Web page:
“Kind of makes you mad not to know who you are. Your soul disappears, nothing is as bad as uncertainty. Listen, maybe you’re not supposed to be Spider-Man climbing those walls. That’s why you keep falling. You’ll always have a choice Peter.”
– Dr. Davis, Spider-Man 2
Note: For this series, I will be using “sequel” to refer to the second movie in a trilogy and “threequel” to refer to the third.
About a year after the events of Superhero: The Movie, we return to see the Hero’s story continue. He has been successfully protecting his city, but is still having trouble finding a way to balance his two new lives. As the sequel progresses, the Hero begins to question his choice to become a superhero and decides that he wants to live a normal life. He gives up his powers and his calling, only to realize that it is not in his nature to surrender. It is not his abilities that make him a superhero, it is his heart.
There are three main factors that go into the Hero’s decision to give up being a superhero, each of which is introduce in the first act. First, the Hero will find that he is not needed and that there are people who can replace him, then he will realize that his heroics are endangering as many lives as they save. Finally, he will decide that he wants to be with the Damsel more than he wants to be a superhero and give it all up.
While the Hero begins to doubt how necessary he really is, a new Villain surfaces with a personal vendetta against the Hero. Whether it’s the Joker’s simple desire to ruin the order that Batman has brought to Gotham, Ivan Vanko’s desire for revenge against the Stark family, Harry Osbourne sending Doc Ock after Spider-Man, or Zod’s attempt to destroy Superman’s home planet once again, the Villains in sequels are always out to get the Hero and they don’t care how many innocent people get hurt in the process. These personal vendettas cause the Hero (and the public) to wonder if he is creating more problems than he’s solving.The first step towards the Hero relinquishing his duties comes when he realizes he is no longer the only one who can protect his city. In Iron Man 2 and The Dark Knight, this comes in the form of outright imitators, people trying to duplicate the armor these heroes use so that they too can become keepers of the peace. In Fantastic 4: Rise of the Silver Surfer and Blade II, there are others with similar abilities taking on similar roles. Reed knows that if he and Sue quit the FF, Ben and Johnny will still be there to pick up the slack, while Blade could delegate his duties of keeping vampires in line to the Bloodpack. In other cases, the Hero might simply see himself as having had a good run, but ready to return the responsibility to the police, such as Superman and Spider-Man.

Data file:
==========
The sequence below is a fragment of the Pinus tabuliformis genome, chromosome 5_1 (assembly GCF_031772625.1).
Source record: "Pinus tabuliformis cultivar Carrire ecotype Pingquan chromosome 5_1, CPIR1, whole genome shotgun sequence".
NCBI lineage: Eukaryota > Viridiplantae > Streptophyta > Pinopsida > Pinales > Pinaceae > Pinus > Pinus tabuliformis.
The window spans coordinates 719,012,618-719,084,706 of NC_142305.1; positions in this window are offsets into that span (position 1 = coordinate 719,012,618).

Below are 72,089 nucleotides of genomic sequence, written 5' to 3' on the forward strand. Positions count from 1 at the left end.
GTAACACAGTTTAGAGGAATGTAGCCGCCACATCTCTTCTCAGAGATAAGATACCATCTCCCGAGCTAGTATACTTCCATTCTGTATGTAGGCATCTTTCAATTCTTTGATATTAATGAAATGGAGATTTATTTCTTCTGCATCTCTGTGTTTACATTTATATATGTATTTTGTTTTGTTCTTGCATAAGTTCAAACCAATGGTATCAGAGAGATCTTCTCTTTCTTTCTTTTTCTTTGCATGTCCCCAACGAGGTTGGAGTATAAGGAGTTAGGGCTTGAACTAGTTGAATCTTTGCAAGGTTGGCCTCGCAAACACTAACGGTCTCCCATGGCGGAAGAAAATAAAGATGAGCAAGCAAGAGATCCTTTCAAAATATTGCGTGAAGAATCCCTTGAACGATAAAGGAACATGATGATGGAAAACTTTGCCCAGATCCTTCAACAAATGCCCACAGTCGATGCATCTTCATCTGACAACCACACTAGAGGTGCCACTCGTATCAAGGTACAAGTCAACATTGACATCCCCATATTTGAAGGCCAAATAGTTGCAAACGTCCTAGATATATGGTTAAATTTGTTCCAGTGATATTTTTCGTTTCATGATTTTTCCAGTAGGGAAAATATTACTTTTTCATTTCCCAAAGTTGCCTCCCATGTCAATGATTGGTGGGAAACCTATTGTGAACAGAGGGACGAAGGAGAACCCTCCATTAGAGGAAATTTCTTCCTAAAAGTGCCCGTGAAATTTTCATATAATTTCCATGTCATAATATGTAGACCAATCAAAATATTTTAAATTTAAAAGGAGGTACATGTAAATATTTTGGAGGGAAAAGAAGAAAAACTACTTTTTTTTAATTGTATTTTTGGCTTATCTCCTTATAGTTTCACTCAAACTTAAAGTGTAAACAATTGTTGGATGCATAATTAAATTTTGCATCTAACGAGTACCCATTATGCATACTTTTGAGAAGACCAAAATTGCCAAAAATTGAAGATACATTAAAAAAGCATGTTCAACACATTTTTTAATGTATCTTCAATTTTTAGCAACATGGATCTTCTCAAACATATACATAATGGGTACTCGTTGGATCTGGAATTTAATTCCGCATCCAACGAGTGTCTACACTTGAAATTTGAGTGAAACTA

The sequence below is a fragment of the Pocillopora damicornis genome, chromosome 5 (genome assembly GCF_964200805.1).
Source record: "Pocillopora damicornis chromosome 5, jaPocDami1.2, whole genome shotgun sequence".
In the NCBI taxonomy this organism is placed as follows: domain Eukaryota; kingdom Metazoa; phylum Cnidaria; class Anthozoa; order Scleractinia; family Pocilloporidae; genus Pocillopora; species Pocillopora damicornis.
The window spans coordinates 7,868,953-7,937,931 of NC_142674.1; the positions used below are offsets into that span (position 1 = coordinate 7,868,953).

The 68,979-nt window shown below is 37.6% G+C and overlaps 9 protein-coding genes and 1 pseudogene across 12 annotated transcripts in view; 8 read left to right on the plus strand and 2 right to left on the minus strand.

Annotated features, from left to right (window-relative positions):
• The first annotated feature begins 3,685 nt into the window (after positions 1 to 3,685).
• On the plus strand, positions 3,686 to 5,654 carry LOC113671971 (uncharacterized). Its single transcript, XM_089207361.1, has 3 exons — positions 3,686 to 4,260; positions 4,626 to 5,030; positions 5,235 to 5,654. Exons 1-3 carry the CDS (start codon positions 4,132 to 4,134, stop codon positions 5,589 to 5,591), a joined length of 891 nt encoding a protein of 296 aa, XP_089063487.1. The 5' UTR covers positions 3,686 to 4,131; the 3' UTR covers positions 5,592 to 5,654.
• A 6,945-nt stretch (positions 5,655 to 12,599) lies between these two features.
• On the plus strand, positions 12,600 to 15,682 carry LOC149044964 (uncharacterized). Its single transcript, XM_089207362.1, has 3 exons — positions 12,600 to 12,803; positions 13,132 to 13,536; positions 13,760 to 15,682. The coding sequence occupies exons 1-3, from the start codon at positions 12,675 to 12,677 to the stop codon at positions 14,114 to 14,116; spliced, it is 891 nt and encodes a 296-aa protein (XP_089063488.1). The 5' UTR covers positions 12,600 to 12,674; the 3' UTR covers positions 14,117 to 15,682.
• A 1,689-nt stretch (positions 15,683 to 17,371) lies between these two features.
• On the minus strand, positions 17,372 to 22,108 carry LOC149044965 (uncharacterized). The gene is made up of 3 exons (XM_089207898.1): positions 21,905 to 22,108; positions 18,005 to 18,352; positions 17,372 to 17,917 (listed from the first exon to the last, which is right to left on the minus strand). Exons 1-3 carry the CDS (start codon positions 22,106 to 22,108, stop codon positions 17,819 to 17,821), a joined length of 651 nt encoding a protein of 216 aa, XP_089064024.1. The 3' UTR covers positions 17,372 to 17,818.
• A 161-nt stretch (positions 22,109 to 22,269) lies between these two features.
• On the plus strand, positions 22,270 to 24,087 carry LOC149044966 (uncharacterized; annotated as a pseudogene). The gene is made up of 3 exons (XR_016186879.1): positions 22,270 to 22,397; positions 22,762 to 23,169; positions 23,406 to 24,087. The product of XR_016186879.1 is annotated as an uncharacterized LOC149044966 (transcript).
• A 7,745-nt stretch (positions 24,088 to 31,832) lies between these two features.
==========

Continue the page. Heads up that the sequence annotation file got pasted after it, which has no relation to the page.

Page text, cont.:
The final straw for the Hero comes when his superheroing starts to drive an even bigger wedge between him and the Damsel. The Hero is shown to have made sacrifice after sacrifice in both his personal and professional lives, but the one thing he refuses to give up on is his relationship with the Damsel. But when the Hero finally becomes confronted with the choice between a life with the Damsel or a life as a superhero, he will inevitably choose the Damsel. He sees his superhero-self as unnecessary, easily replaceable, and making life too difficult for him and the people around him. He gives up, throws in his cape, and resigns himself to lead a happy, normal life. This is seen most poignantly at the end of the first act of Spider-Man 2, as Peter Parker throws away his Spider-Man costume and dramatically declares, “I am Spider-Man no more.”